Medical characterized by a central rectangular wooden volume that holds reception, archive, kitchen, lavatory and a technical area. Its tulip identifiable wood coating gives a soothing bright atmosphere. Together with the function of the area it changes in shape throughout the practice.
Medical practice is situated in Maldegem, West-Flanders Belgium with a low rise urban tissue and open spaces.
The oblong shaped building is positioned central in the lot and is characterized by the contrasting use of brick and black window fixtures.
A functional and psychological approach were key for the design in this project. Functional because of accessibility and technical regulations, that are inherent to the working environment of a medical practice, where circulation interconnects the public and private spaces. Psychological because of the mental and physical state patients can find themselves in when visiting.
Particular attention is given to light and materials that influence the state of mind in a positive way.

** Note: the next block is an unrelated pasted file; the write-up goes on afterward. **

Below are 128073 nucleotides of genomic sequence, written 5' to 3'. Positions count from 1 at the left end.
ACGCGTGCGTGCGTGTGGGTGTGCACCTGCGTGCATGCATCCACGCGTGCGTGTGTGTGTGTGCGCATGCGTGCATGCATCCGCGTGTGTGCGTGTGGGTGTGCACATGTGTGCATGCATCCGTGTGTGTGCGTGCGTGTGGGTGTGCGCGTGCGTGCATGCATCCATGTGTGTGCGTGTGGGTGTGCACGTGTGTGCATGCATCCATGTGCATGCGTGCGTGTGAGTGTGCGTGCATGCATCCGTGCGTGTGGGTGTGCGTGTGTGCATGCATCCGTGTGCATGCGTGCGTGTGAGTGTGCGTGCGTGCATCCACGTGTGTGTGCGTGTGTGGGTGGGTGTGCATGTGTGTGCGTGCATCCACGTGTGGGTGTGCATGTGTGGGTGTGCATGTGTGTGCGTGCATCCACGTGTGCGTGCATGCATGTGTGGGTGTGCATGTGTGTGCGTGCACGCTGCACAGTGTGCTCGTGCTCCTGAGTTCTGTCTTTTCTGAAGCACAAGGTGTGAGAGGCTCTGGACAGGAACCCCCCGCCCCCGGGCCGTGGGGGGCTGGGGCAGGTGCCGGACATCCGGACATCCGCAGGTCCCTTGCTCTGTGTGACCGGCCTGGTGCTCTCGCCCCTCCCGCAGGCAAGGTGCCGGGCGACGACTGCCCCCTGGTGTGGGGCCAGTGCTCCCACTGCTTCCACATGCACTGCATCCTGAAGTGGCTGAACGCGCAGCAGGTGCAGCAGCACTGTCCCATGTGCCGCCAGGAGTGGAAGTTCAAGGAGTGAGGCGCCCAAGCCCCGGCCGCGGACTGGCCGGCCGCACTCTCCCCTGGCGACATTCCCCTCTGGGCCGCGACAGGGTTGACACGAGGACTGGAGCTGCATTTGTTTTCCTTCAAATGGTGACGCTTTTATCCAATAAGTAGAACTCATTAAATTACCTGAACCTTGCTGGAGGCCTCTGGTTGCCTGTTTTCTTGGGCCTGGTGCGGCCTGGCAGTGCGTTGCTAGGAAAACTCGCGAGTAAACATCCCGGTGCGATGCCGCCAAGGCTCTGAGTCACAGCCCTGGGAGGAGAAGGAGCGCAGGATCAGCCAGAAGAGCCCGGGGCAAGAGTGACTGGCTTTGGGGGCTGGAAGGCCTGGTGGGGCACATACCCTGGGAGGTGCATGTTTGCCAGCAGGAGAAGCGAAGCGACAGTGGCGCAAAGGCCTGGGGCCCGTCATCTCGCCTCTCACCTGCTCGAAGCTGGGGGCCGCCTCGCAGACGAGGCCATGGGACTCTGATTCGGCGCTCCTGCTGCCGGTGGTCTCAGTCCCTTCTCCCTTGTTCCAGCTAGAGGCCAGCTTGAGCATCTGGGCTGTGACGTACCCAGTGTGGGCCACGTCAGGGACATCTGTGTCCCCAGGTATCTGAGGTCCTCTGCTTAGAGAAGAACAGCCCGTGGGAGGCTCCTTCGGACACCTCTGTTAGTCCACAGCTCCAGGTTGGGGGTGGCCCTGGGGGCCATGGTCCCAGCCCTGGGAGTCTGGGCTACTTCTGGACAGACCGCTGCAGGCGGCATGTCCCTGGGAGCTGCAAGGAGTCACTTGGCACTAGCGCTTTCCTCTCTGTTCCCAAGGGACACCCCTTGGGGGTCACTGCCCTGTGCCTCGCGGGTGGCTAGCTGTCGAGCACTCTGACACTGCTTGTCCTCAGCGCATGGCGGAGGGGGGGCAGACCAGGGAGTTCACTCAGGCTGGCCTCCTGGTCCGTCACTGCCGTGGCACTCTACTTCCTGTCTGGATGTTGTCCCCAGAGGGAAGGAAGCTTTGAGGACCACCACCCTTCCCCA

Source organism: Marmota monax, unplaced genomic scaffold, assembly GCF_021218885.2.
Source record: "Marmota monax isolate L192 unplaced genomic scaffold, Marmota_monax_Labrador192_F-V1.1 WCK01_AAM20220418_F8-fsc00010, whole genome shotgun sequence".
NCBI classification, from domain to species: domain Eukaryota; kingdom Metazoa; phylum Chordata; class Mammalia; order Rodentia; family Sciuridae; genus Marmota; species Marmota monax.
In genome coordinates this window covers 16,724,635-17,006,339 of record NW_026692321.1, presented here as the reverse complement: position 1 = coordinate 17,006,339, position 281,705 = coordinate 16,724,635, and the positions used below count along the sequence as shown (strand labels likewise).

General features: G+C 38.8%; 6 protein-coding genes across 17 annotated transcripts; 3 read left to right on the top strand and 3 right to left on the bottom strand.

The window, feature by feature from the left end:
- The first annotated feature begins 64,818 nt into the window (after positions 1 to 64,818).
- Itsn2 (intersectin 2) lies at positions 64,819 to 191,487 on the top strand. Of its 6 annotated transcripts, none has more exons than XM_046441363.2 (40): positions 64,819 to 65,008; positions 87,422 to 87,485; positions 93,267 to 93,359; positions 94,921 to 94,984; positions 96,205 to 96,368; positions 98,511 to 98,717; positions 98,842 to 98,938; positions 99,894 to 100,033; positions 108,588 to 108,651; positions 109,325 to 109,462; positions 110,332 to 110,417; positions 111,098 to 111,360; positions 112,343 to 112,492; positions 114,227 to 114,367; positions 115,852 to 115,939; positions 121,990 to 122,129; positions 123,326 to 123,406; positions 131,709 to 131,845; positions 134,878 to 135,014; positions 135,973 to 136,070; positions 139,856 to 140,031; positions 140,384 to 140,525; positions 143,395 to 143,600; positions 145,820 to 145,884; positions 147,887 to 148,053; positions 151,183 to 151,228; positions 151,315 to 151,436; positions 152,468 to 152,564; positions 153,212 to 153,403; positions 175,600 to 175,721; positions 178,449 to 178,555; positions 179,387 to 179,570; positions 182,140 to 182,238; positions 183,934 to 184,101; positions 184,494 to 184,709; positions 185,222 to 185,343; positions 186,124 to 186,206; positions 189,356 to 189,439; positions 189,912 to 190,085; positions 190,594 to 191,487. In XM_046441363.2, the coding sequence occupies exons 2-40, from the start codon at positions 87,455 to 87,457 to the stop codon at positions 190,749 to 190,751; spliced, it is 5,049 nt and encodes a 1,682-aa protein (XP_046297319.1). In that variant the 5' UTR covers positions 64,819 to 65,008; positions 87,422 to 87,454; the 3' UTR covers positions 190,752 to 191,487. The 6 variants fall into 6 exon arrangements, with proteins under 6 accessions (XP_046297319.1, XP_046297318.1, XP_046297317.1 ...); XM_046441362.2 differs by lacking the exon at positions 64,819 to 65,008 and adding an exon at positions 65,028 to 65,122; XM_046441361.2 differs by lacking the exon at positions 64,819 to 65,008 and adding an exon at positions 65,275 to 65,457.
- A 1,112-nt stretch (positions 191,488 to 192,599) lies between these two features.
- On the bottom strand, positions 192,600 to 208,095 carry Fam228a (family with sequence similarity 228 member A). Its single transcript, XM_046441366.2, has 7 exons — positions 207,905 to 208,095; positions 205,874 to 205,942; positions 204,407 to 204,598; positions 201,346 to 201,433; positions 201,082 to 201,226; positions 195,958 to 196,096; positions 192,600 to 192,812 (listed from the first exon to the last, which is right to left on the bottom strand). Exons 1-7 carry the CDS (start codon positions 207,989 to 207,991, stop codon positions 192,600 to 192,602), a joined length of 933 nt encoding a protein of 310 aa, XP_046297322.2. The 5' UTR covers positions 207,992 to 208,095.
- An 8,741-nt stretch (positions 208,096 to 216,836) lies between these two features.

The central rectangular volume has a tulip identifiable wood coating and gives a soothing bright atmosphere. Together with the function of the area it changes in shape throughout the practice.
In the waiting area a serpent like form emerges from the wooden wall and becomes a bench where patients can sit. The different benches are separated by armrest-libraries creating small waiting islands.
When a patient visits the practice, according to his mental and physical state, he can choose to sit with other patients or search privacy and sit alone in one of the islands. The facing benches are not parallel but have a skewed zigzagged form in order to naturally avoid a direct eye-contact, if wished.
From the waiting area you can walk towards the reception where the wooden wall transforms itself into a front desk made out of three emerging intersecting volumes. Each volume has a height and a function.
The highest volume is the desk where documents can be laid or and handed over. The middle height volume can be used to rest handbags on and finally a third lower volume in form of a niche, where children can take a small toy when leaving the doctor’s office.
The concept and aesthetic language continues in the offices where custom furniture, also coated in tulip wood, divides the consultation area from the more private examination area.